Patricia was a proud graduate of PS 156, Far Rockaway High School and The Scudder School for Secretarial and Executive Training, NYC. She dreamed of completing her college degree well into later life. Upon graduating from high school, Pat worked as personal shopper at Macy’s Herald Square and in the meatpacking district for a wholesale distributor when the High Line was still in use. Upon completing her studies at Scudder, Pat left NYC for Washington, DC during the Korean War, where she worked for the US Navy Department as an administrative assistant. Hers was one of the few quonset huts on the Washington Mall that had air conditioning during the steamy summers there. Pat lived happily in Adams Morgan with a lively group of fellow secretarial school graduate roommates; these gorgeous young women, Pat especially so, worked hard and played even harder, dancing many nights away with a steady stream of dates, only to return to work a few hours later. Pat returned to NYC, where she worked for both Ted Bates and Compton Advertising on the Procter & Gamble account. She was a true “Mad Ave” secretary with stories that were better than the television show. After marrying, Pat continued to work full time until taking a number of years away from paid employment to focus on raising her family. After each of her two divorces, Pat returned to the typewriter, where her cracker jack skills at spelling, writing and organizing excelled. Pat worked retail at Macy’s to make extra holiday money and at a variety of small companies and shops scattered throughout NJ, MA and NY and for Douglas Trumbull Productions in the Berkshires, her own brush with Hollywood. Later in life, before becoming a doting grandma to her increasing brood of grandchildren became her full time avocation and vocation, Pat also worked as a personal assistant in NYC and as a nanny for a number of Beacon Hill families. During this time, Pat often wrote hilarious poems about being a single mom juggling work, raising the last two of her five children and dealing with overbearing bosses. Pat enjoyed volunteering for a variety of causes over the years, and as reigning queen and longest resident of her apartment building in South Weymouth, collected and ensured that the staff there and mailman received their end-of-year gratuities and appreciations.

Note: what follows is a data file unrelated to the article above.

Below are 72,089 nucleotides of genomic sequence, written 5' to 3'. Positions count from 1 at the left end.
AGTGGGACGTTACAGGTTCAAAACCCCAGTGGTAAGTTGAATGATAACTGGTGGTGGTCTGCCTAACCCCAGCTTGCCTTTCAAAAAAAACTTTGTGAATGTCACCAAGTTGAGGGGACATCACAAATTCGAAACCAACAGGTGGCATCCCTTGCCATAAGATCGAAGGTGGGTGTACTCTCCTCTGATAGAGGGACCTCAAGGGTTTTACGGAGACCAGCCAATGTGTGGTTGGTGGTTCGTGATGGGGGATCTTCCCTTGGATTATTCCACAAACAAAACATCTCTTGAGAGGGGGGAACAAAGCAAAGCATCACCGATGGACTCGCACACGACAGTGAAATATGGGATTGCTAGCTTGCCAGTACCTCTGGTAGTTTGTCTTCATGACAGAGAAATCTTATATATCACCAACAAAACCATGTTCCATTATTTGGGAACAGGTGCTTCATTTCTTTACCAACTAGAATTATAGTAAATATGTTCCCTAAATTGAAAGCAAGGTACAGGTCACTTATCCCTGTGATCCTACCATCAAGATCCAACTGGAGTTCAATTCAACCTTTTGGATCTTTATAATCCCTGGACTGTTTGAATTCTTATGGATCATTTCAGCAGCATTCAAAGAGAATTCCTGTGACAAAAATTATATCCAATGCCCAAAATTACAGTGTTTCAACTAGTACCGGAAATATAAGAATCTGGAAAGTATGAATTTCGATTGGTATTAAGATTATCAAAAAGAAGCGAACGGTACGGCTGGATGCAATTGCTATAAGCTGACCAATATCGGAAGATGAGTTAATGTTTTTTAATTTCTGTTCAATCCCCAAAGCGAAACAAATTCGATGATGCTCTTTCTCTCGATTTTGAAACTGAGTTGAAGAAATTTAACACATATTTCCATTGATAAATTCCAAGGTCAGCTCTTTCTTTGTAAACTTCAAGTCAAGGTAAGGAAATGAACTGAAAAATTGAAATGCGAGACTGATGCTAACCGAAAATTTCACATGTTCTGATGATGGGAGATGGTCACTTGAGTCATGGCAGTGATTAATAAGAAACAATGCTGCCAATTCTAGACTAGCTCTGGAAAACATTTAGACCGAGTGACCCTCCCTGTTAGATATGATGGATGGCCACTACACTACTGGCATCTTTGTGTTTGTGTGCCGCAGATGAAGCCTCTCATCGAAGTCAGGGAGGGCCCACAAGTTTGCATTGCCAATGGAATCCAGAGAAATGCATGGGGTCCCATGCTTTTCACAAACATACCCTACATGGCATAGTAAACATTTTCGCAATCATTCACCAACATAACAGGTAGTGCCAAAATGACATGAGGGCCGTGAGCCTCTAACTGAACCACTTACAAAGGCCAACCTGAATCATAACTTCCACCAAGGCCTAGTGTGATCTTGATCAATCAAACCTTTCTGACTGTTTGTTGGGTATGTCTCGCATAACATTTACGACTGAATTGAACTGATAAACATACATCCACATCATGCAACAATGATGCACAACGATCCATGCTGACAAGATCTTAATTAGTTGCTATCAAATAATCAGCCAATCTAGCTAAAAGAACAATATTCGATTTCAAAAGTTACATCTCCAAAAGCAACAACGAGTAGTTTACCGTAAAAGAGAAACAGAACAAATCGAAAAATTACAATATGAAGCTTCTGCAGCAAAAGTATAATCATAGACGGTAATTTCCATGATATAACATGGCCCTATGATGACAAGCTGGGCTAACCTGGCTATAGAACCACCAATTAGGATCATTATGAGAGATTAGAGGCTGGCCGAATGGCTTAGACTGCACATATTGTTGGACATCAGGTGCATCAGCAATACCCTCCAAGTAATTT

Pat’s truest loves were her eight grandchildren, spanning many decades, whom she cherished beyond words: Adeline and her wife Ashley, Hannah Cypress and her fiance Zach, Ayla, Jacob, Ivan, Ainsley, Ronan and her treasured youngest, Clara. Pat also deeply embraced her bonus grands Ashley B. and Anji and Praveen and Leya as well as the countless young people she met through her children and grandchildren. She had the gift of making each grandchild feel like they were her absolute favorite, and they were! Everyone loved Grandma Pat Pete or GPP, the affectionate moniker given to her by her grands. She knew how to support these young people calmly and with faith that their paths, while not always perfect, were their own journey to follow and embrace. She left a legacy of love, affection, kindness, caring and the belief that each of her grandchildren had the right to make their own mistakes as well as to soar as they enjoyed their very own small and large achievements. She was immensely proud of and deeply loved by each and everyone one her granddaughters and grandsons. Pat seemed to know intimately what each of her grandchildren were interested at any given age, and to know the perfect thing to say or gift to send them. Pat’s acceptance of who her grandchildren are now, and who they dreamed of becoming, would be something she’d want them to hold in their hearts forever as a gift of love from her.